God, in other words, had given Paul the secret to human salvation. And that put Paul in exactly the same position as Joseph. He too had been given the power to save. So, what would Paul do with this amazing secret? Would he pass it on, accurately and faithfully, or would he sprinkle a few of his own thoughts into the mix? Would he prove to be a good steward of the secret things of God, or a bad one? Could Paul be trusted? Fortunately, Paul knew that “stewards are required to show themselves trustworthy” (1 Corinthians 4:2), so when he realized what he’d been entrusted with and where it had come from, he didn’t pull any punches. “This is what we speak, not in words taught us by human wisdom, but in words taught by the Spirit” (2:13).
Imagine saying that in public, that what he was preaching didn’t come from any human source, it didn’t include any gems of human spirituality, like the best of Buddha or the sayings of Krishna, and in fact it had nothing to do with any typical human religious stuff at all, because God’s secret wisdom consisted only of “words taught by the Spirit.” But that must have been tough for Paul to accept too, because what the Spirit taught was vastly different to anything Paul had been taught so far, as well.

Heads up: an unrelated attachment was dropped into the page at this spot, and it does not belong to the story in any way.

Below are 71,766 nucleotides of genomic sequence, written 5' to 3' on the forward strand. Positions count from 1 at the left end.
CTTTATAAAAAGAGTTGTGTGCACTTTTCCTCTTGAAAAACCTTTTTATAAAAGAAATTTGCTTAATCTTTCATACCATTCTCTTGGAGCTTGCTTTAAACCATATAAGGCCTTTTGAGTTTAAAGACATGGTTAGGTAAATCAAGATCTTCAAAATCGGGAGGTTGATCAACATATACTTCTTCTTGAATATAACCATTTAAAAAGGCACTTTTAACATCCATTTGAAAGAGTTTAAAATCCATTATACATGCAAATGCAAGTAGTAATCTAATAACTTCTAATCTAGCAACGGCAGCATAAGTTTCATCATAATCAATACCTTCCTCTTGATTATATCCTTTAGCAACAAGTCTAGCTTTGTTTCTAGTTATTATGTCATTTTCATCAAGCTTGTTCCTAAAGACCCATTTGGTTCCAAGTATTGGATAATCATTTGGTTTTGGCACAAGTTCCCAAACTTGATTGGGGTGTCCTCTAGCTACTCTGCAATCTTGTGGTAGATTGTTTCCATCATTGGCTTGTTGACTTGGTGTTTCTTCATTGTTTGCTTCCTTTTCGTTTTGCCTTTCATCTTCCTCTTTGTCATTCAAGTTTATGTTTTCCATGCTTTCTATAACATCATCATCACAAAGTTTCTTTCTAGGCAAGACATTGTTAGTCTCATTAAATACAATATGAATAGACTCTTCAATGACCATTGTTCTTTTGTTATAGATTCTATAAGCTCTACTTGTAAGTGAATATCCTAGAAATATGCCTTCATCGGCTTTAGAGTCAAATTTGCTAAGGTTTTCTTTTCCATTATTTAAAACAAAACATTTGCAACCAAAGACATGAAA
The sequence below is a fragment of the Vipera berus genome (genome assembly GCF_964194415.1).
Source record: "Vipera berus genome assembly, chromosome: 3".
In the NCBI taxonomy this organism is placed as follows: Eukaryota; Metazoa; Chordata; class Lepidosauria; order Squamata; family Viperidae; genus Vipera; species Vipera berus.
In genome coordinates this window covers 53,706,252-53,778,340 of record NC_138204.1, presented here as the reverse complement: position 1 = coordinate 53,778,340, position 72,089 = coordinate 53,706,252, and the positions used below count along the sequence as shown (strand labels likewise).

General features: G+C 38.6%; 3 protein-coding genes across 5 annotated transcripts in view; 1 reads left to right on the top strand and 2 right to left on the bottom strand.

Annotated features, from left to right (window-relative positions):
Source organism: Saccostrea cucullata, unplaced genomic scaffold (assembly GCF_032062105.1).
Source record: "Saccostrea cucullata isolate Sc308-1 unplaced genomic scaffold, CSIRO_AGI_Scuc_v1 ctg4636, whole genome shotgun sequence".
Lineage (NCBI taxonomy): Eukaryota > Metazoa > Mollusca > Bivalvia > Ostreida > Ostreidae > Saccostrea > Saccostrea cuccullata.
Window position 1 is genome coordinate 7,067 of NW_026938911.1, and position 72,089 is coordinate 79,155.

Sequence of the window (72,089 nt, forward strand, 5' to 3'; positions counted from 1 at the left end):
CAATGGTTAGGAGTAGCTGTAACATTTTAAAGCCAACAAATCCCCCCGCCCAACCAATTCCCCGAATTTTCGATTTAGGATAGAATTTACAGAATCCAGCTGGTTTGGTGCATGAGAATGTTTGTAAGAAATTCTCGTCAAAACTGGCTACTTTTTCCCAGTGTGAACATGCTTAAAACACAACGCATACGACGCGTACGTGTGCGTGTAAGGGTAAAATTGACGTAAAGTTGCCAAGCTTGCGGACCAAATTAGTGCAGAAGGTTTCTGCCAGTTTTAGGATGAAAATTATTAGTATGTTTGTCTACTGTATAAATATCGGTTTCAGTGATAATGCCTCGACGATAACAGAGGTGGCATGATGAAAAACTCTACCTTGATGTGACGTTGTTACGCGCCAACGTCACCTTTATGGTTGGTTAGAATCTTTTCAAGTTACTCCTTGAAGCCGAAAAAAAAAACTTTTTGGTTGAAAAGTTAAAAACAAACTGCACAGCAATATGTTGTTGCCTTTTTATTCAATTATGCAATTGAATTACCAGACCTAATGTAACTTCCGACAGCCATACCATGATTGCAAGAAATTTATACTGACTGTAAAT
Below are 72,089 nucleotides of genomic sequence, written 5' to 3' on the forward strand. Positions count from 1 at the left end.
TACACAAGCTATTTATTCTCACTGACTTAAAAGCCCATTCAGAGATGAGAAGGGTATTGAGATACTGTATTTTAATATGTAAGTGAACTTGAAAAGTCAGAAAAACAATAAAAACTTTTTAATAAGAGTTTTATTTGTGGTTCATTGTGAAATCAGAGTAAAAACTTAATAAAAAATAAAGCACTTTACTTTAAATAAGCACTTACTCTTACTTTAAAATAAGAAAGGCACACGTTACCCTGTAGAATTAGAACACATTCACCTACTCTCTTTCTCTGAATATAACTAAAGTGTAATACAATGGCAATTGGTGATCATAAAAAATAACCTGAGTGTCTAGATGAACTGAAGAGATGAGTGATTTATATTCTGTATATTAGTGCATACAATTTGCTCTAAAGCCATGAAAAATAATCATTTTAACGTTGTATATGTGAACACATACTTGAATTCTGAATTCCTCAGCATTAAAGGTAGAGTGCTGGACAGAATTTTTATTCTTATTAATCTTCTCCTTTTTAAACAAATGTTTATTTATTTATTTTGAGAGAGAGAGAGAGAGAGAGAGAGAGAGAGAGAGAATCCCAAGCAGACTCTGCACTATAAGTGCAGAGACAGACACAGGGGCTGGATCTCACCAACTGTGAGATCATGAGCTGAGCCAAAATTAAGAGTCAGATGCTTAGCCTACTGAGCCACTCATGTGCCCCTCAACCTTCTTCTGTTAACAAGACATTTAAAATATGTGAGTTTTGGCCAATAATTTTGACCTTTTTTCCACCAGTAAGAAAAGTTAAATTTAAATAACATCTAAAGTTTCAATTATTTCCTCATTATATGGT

It must’ve been terribly tempting for Paul, then, to adjust the message slightly to make it more acceptable to people. But Paul stuck to his guns. “We have not received the spirit of the world, but the Spirit who is from God,” he repeated, “that we may understand what God has freely given us” (2:12).
Freely given us? That wouldn’t go across at all well in Paul’s world, because he and his fellow Jews had always been taught that nothing came for free with God. It always came with strings attached. If you wanted God to bless you, it took hard work. You had to obey his commandments. You had to fast, study, pray, do your sacrifices and ritual washings, and be circumcised as well. No, nothing came for free. There was always a price to pay. And Paul had been willing to pay that price too (Philippians 3:5). As far as doing his part in “legalistic righteousness” he was “faultless”. And now, all of a sudden, he’d been handed the Secrets of human salvation and none of them included anything he and his fellow Jews had always done for God. Instead, the Secrets contained only what God had done for them.